Also stalled, fortunately, is a bill that would take a serious step in the wrong direction by granting immunity to police officers who injure people in foolish (which nearly almost all of them are) high-speed chases.
Bills that would put limits on two kinds of tools used often wrongly by law enforcement agencies were introduced.
One concerns something called an administrative subpoena. Prosecutors can use those to demand that an Internet service provider fork over records of a specific user's online activities, without having to seek the kind of court order that is necessary for the normal search warrant.
It is a tool created by previous act of the Legislature on the grounds that it would help in the hunt for online sexual predators, in urgent cases where waking up a judge to sign a warrant would take too much time.
Except reports ferreted out by Salt Lake Tribune reporters show that of the more than 1,000 such instruments issued between 2009 and 2012, only 11 were issued on the same day as an alleged crime. There was no evidence that investigators could not have done the same thing through the warrant process assumed by the U.S. Constitution. A bill to tighten that requirement, though, has not been heard.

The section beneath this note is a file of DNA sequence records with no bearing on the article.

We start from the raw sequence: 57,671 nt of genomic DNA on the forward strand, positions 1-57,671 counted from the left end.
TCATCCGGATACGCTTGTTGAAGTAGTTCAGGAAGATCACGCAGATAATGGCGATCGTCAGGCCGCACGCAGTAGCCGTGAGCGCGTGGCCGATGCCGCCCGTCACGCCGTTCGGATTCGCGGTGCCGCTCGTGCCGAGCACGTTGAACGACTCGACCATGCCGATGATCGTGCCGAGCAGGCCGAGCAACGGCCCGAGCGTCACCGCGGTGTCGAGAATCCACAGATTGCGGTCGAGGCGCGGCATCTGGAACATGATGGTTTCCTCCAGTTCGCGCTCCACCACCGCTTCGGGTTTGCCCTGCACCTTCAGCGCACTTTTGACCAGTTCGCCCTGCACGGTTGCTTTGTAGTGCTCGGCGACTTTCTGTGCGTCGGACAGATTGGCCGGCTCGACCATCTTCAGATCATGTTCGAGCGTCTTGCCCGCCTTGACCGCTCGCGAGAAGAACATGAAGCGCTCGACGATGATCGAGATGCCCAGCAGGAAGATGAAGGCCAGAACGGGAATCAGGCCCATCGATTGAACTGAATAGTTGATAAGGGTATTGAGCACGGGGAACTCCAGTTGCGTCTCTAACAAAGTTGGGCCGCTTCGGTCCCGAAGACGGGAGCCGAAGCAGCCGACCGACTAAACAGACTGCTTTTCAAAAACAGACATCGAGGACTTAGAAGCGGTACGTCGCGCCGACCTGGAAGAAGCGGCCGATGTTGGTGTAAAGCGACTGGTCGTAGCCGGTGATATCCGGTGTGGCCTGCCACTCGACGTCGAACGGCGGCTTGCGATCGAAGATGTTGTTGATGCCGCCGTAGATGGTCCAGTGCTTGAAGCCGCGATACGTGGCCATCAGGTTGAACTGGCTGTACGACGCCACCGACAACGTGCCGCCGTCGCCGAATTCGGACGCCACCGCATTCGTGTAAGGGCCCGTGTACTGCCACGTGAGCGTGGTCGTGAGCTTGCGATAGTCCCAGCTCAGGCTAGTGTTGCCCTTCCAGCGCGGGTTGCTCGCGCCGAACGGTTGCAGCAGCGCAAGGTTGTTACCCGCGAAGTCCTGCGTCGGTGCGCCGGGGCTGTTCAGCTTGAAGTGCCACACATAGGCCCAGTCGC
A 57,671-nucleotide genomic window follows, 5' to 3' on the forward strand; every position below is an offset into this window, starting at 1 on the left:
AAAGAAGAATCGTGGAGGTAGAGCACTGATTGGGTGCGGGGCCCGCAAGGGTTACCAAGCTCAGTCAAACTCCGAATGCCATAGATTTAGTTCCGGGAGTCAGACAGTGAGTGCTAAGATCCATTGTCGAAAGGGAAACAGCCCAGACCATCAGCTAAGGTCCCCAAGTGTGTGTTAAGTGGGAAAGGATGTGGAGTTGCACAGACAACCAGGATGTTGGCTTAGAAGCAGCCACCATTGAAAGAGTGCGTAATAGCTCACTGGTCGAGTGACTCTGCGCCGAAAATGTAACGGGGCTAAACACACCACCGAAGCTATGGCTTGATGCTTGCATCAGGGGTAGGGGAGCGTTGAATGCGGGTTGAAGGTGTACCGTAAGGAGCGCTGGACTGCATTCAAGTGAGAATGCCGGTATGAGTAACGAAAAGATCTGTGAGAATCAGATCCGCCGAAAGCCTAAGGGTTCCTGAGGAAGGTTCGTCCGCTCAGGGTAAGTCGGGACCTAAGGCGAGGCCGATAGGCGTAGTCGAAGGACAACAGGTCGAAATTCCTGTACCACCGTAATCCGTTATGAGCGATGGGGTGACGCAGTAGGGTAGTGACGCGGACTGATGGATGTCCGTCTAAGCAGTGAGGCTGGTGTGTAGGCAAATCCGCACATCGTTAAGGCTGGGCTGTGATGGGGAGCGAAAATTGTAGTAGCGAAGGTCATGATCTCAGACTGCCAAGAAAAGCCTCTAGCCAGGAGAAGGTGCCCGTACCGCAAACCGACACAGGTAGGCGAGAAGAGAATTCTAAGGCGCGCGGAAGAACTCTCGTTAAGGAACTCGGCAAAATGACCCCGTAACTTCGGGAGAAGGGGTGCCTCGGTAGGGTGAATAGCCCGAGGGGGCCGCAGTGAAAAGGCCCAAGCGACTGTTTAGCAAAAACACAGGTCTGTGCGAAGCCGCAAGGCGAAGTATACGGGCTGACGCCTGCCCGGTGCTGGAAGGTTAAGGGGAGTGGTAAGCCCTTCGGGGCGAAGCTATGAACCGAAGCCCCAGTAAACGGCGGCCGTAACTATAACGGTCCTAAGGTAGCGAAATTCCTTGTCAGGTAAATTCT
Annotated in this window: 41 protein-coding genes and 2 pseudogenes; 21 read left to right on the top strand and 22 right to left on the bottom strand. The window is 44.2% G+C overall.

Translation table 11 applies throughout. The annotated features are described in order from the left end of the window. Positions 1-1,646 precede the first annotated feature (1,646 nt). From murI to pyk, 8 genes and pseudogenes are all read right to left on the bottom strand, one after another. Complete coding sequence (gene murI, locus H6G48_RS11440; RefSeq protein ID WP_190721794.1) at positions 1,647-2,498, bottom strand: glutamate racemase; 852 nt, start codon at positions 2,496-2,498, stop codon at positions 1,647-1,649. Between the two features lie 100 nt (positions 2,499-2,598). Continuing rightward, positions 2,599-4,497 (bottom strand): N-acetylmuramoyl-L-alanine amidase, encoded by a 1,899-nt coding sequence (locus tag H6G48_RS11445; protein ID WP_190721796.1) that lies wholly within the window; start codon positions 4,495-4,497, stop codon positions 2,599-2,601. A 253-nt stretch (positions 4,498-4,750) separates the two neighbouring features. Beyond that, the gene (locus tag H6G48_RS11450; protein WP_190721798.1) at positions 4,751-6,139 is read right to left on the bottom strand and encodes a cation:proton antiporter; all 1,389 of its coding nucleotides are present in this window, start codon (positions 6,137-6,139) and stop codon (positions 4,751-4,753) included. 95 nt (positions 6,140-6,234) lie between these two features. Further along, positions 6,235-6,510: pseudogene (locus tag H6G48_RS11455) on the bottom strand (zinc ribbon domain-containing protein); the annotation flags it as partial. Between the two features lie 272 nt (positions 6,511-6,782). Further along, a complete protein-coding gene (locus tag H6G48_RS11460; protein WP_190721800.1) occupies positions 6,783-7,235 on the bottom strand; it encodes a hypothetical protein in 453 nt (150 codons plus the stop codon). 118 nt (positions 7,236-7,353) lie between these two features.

The other tool that needs sharpening is the one that allows militarized police units to get warrants to storm into people's homes on the flimsiest of reasons, endangering themselves and others. Such a raid, at the home of a man who grew marijuana in his house, led to the death of one officer in Ogden two years ago.
A draft bill, now stuck in committee, would at least make police convince a judge that some less confrontational action, like arresting someone as they walk down the street, isn't workable.
Bills to address both problems are tied up in procedure. But there is still time to resuscitate and pass them into law.